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Where specific infection control or disease prevention strategies are required for an individual child this must be clearly documented in their health care plan and/or health support agreement - HSP120 (DOC 243KB).
Refer to the department's intranet work health and safety first aid and infection control page (staff login required) for information on:
- first aid and infection control standard
- annual influenza program for education and care staff
- issues surrounding infectious diseases and action to take
- informing the school community of infection
- infection control resources.
Disease and infectious outbreaks in education and care services are common due to groups of children playing closely together. Education and care services can limit the spread of infectious diseases by
- excluding unwell children while they are infectious
- practicing standard precautions
- educating and communicating with the school community.
Refer to the department's swimming and aquatics infectious diseases intranet page (staff login required) for information on infectious diseases in swimming and aquatics.
The National Health and Medical Research Council have developed the Staying Healthy: Preventing infectious diseases in early childhood education and care services guideline. The guideline provides education and care services with simple and effective methods for minimising the spread of disease. The website also includes resources, posters and fact sheets.
The spread of certain infectious diseases can be reduced by excluding an infectious person from contact with others who are at risk of catching the infection.
Refer to the SA Health exclusion from childcare, preschool, school and work webpage for recommended minimum periods of exclusion for infectious diseases.
Standard precautions for infection control are basic work practices that assume all blood and body substances are potential sources of infection independent of the perceived risk.
Some general examples of standard precautions include keeping wounds covered with a waterproof dressing and not sharing personal items ie water bottles, mouth guards. Other specific areas include:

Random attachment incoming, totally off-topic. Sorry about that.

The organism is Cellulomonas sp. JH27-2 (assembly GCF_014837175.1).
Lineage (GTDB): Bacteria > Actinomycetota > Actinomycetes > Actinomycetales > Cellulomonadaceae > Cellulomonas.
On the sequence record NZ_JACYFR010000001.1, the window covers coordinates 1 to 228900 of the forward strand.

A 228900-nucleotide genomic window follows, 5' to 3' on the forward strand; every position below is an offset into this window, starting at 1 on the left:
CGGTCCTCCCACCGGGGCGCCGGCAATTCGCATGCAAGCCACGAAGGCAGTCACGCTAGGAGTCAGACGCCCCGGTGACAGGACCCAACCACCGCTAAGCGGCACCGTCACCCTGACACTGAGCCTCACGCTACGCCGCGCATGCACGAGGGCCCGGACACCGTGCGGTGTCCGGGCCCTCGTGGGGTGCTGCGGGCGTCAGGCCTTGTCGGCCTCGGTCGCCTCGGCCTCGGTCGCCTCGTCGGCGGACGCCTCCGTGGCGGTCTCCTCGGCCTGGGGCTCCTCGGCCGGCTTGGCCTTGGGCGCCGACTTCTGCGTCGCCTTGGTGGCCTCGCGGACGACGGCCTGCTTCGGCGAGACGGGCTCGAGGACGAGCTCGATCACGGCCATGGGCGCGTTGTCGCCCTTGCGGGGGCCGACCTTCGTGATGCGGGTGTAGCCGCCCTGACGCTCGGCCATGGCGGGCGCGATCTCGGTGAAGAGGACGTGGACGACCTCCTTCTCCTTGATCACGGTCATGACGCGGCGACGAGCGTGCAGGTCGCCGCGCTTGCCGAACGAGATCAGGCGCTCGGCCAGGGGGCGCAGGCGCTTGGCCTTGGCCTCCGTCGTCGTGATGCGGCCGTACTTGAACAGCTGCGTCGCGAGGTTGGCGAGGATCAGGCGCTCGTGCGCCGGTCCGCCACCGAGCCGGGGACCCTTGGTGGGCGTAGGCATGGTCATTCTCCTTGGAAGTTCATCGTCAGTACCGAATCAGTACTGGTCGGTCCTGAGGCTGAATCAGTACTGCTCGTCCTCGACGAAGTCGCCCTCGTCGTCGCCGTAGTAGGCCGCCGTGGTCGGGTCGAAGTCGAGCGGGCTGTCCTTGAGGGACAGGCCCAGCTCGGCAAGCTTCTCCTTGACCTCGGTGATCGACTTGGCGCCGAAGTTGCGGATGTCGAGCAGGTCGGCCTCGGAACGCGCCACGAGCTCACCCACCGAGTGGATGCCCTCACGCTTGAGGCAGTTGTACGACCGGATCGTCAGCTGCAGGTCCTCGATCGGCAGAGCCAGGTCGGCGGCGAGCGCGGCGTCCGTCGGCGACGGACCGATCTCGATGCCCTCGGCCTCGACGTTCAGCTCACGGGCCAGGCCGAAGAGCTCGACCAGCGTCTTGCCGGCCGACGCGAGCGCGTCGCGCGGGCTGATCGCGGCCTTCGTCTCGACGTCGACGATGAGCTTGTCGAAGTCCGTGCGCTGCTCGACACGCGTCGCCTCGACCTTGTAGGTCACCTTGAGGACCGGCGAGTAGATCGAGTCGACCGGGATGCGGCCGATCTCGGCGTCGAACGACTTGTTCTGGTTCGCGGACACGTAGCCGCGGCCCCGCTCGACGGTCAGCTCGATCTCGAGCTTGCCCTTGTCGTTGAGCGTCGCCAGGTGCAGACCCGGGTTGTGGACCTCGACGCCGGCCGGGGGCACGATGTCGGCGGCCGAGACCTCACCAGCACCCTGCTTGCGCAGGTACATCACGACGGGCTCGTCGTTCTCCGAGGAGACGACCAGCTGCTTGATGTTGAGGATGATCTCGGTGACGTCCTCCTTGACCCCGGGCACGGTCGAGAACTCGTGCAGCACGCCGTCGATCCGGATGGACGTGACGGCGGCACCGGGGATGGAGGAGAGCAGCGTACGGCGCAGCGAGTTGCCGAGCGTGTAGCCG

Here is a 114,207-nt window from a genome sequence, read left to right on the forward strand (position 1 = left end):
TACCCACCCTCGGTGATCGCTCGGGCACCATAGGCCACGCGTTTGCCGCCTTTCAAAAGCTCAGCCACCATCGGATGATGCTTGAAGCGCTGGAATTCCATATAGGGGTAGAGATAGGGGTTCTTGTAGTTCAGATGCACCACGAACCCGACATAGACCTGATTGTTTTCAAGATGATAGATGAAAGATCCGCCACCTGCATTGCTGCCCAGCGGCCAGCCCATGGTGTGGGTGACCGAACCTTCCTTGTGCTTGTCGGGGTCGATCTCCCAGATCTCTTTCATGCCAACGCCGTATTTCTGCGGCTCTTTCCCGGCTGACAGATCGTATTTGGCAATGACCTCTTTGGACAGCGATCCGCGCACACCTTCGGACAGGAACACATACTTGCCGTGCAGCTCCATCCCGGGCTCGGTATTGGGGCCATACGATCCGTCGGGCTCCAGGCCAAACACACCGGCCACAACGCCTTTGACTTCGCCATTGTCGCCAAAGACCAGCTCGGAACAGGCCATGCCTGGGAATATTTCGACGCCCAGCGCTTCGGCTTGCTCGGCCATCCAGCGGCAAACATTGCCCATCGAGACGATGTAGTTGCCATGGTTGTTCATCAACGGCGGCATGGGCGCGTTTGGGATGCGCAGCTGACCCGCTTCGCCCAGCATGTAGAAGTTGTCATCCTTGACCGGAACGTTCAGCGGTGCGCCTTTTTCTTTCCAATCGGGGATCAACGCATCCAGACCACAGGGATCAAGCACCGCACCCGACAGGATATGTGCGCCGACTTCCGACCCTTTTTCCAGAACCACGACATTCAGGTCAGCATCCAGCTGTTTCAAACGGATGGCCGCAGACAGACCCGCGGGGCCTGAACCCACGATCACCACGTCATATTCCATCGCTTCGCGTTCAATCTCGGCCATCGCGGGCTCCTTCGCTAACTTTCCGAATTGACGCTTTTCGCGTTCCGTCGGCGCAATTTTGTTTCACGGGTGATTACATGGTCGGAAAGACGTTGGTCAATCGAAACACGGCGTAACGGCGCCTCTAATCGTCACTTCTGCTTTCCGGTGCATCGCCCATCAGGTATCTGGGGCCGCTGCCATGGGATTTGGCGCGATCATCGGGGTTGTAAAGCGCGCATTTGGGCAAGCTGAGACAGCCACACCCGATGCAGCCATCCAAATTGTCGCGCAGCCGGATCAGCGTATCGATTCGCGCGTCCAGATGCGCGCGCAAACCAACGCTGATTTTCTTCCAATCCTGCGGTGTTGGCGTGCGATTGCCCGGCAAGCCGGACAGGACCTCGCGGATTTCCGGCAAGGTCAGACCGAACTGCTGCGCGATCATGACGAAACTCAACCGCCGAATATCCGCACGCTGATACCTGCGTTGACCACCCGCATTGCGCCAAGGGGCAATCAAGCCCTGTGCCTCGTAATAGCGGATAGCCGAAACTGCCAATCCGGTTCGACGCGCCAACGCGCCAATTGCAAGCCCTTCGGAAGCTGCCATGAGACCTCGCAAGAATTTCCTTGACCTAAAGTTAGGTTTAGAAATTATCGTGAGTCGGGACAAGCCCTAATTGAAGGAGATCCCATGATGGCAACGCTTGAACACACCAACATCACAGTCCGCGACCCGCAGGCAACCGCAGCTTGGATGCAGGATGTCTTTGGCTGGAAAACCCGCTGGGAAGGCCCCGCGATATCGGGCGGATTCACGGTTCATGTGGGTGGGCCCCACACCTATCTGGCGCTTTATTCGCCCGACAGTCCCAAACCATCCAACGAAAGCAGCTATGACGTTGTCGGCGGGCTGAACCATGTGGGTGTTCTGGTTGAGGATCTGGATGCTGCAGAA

- hand hygiene (hand hygiene is one of the most important measures in preventing transmission of infection)
- respiratory hygiene (covering coughs and sneezes, using disposable tissues)
- cleaning, sanitizing and disinfection
- safe handling of sharps
- waste management
- personal protective equipment.
Staff supporting children that require specific infection control or disease prevention strategies should be trained to the specific requirements documented in the care plan and/or support agreements for that child.
Hand Hygiene Australia have developed free online training modules for hand hygiene and infection control. Although developed for a clinical setting the non-clinical modules are effective, best practice training resources. Refer to the Hand Hygiene Australia learning module information to access the training programs.
The Royal District Nursing Service (RDNS) provide infection control training. For training enquiries contact RNDS:
- Phone: 300 364 264
- Email: bookings.disabilities [at] rdns.org.au
The Health Objective can be contacted to provide infection control training to education and care services. For further information contact Allison Willis:
- Phone: 0409 674 367
- Email: healthobjective [at] westnet.com.au
The SA Health Public Health Services can offer support and advice on public health issues. For enquires contact general enquiries on:
- Phone: (08) 8226 7100
- Email: public.health [at] health.sa.gov.au
Disability and complex needs team
Phone: 8226 0515
Email: education.health [at] sa.gov.au